runlevel - Print previous and current SysV runlevel
"Runlevels" are an obsolete way to start and stop groups of services
used in SysV init. systemd provides a compatibility layer that maps runlevels
to targets, and associated binaries like runlevel
. Nevertheless, only
one runlevel can be "active" at a given time, while systemd can
activate multiple targets concurrently, so the mapping to runlevels is
confusing and only approximate. Runlevels should not be used in new code, and
are mostly useful as a shorthand way to refer the matching systemd targets in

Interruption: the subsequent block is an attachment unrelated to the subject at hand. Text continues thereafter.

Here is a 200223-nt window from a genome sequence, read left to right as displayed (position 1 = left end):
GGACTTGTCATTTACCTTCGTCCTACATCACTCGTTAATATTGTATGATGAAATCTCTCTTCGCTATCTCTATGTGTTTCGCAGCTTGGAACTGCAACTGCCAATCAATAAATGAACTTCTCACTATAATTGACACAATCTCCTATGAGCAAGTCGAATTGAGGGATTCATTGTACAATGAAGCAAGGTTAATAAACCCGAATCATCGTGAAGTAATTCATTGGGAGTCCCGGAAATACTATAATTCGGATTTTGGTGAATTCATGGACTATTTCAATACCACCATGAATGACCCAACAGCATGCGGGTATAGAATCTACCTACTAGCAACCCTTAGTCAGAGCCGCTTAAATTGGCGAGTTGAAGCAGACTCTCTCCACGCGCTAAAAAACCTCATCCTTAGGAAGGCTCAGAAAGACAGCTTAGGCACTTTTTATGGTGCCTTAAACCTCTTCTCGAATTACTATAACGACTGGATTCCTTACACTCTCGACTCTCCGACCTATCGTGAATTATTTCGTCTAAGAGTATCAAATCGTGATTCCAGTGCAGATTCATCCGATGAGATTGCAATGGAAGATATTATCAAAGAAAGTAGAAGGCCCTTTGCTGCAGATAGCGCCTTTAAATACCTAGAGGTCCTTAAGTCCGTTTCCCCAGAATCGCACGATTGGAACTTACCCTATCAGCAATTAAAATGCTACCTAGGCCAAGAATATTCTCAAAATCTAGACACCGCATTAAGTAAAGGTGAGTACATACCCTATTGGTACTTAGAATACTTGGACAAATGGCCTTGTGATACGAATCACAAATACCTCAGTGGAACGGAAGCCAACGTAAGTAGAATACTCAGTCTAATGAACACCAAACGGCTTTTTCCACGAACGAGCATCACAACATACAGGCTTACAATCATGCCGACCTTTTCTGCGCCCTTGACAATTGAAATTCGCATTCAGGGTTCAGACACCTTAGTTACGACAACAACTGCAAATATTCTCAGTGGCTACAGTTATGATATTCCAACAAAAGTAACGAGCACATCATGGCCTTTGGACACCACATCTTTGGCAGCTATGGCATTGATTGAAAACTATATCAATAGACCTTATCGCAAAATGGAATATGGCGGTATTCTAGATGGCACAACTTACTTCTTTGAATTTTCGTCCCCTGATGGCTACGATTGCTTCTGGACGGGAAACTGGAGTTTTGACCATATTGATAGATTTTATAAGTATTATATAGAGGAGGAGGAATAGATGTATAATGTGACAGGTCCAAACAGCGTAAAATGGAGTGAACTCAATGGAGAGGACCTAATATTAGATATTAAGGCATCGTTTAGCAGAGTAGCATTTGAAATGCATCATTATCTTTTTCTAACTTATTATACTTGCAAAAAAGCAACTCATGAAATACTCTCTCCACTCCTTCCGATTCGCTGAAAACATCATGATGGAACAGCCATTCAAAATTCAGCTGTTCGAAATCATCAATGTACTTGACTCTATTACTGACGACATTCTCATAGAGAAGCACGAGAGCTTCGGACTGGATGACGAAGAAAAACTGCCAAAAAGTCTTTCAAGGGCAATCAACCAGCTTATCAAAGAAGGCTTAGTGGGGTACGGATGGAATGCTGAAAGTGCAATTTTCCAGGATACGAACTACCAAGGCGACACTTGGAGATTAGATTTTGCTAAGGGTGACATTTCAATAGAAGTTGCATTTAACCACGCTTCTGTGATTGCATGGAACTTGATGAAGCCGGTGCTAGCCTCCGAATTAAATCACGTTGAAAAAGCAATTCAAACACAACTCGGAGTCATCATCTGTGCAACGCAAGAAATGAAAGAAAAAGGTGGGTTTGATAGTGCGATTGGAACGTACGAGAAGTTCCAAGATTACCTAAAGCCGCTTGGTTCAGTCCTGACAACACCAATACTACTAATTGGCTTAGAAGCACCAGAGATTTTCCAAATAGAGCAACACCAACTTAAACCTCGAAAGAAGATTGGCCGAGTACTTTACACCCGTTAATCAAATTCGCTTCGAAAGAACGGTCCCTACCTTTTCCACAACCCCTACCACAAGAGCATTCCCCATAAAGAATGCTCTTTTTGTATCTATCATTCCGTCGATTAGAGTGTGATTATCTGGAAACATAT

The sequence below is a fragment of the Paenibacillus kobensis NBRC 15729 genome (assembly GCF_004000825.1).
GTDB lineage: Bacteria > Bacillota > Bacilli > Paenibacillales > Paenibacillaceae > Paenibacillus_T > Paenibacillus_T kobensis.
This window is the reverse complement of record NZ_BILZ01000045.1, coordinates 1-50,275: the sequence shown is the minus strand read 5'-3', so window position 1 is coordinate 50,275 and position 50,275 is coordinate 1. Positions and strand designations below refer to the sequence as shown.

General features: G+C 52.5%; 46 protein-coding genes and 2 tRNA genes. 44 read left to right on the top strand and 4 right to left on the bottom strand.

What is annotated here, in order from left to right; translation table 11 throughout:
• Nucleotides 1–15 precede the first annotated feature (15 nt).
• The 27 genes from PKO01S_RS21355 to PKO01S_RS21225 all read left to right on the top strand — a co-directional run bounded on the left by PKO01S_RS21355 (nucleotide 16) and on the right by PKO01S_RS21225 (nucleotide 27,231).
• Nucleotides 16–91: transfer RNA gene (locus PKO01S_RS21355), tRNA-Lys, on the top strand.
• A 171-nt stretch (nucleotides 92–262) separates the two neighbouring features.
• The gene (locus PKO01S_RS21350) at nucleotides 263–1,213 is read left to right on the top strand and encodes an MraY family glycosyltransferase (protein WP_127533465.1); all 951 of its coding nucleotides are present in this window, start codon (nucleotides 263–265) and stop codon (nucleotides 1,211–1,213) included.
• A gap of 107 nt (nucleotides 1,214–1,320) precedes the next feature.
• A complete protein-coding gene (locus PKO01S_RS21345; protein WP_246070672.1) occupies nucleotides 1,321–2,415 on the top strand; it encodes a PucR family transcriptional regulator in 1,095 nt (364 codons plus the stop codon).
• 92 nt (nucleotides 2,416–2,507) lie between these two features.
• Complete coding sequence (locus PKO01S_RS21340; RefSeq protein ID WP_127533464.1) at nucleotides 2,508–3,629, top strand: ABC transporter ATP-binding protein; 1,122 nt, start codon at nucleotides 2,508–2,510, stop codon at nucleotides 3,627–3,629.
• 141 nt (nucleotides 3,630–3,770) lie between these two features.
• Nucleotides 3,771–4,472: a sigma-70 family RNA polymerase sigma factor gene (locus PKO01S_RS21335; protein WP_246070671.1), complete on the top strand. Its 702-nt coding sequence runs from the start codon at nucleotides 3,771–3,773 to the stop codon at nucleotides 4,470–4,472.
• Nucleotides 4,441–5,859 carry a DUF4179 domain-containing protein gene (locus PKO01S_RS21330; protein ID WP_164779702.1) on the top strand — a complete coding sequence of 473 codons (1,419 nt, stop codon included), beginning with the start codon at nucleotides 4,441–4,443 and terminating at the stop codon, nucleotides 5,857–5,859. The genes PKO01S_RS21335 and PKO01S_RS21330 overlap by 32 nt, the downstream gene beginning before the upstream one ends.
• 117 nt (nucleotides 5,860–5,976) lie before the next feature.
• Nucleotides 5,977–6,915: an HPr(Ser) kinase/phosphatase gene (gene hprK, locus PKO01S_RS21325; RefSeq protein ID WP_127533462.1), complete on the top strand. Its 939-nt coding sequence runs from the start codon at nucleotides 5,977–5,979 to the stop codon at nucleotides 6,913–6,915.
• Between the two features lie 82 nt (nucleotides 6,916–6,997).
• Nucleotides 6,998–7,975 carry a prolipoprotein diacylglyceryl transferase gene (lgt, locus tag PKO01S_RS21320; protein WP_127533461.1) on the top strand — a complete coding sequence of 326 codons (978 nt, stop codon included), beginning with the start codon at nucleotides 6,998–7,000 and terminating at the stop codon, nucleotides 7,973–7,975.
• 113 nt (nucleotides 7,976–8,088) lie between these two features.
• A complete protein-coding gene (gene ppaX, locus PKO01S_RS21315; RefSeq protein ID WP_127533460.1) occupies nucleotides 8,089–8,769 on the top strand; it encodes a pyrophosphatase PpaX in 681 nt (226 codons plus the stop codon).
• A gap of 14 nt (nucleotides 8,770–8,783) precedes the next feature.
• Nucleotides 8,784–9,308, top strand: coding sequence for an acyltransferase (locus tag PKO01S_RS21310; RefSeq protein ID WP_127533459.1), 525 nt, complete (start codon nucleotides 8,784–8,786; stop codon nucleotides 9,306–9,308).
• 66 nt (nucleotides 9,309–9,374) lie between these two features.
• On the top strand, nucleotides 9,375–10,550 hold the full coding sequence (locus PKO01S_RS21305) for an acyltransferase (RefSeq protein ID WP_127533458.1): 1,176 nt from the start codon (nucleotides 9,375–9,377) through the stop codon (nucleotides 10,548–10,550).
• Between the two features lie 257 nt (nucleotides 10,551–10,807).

kernel boot parameters.
Table 1. Mapping between runlevels and systemd targets
|2, 3, 4
prints the previous and current SysV runlevel if they are known.
The two runlevel characters are separated by a single space character. If a
runlevel cannot be determined, N is printed instead. If neither can be
determined, the word "unknown" is printed.
Unless overridden in the environment, this will check the utmp database for
recent runlevel changes.
The following option is understood:
Print a short help text and exit.
If one or both runlevels could be determined, 0 is returned, a non-zero failure
If $RUNLEVEL is set, runlevel
will print this value as current runlevel and ignore utmp.
If $PREVLEVEL is set, runlevel
will print this value as previous runlevel and ignore utmp.
The utmp database runlevel reads the
previous and current runlevel from.